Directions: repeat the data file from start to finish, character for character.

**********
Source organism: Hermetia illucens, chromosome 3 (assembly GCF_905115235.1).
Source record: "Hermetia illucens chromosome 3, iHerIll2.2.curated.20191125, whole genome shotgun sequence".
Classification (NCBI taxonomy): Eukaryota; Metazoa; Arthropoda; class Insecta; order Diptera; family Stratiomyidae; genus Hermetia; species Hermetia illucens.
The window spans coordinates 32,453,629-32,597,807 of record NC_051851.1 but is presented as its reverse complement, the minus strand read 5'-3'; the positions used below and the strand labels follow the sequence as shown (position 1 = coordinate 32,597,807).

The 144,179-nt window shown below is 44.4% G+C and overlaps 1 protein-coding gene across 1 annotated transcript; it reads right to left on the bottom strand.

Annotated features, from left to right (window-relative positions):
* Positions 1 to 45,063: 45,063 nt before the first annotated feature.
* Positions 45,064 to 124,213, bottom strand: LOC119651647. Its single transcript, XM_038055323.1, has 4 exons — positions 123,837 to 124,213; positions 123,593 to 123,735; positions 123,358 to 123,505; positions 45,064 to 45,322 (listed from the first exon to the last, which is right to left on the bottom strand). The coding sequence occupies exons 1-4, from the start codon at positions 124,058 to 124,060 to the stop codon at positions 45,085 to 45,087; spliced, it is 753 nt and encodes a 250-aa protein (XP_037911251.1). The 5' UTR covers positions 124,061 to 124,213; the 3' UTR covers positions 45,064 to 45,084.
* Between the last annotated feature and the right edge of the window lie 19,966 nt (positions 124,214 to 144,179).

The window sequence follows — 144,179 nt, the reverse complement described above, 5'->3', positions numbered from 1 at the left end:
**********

Source organism: Hermetia illucens, chromosome 3 (assembly GCF_905115235.1).
Source record: "Hermetia illucens chromosome 3, iHerIll2.2.curated.20191125, whole genome shotgun sequence".
Classification (NCBI taxonomy): Eukaryota; Metazoa; Arthropoda; class Insecta; order Diptera; family Stratiomyidae; genus Hermetia; species Hermetia illucens.
The window spans coordinates 32,453,629-32,597,807 of record NC_051851.1 but is presented as its reverse complement, the minus strand read 5'-3'; the positions used below and the strand labels follow the sequence as shown (position 1 = coordinate 32,597,807).

The 144,179-nt window shown below is 44.4% G+C and overlaps 1 protein-coding gene across 1 annotated transcript; it reads right to left on the bottom strand.

Annotated features, from left to right (window-relative positions):
* Positions 1 to 45,063: 45,063 nt before the first annotated feature.
* Positions 45,064 to 124,213, bottom strand: LOC119651647. Its single transcript, XM_038055323.1, has 4 exons — positions 123,837 to 124,213; positions 123,593 to 123,735; positions 123,358 to 123,505; positions 45,064 to 45,322 (listed from the first exon to the last, which is right to left on the bottom strand). The coding sequence occupies exons 1-4, from the start codon at positions 124,058 to 124,060 to the stop codon at positions 45,085 to 45,087; spliced, it is 753 nt and encodes a 250-aa protein (XP_037911251.1). The 5' UTR covers positions 124,061 to 124,213; the 3' UTR covers positions 45,064 to 45,084.
* Between the last annotated feature and the right edge of the window lie 19,966 nt (positions 124,214 to 144,179).

The window sequence follows — 144,179 nt, the reverse complement described above, 5'->3', positions numbered from 1 at the left end: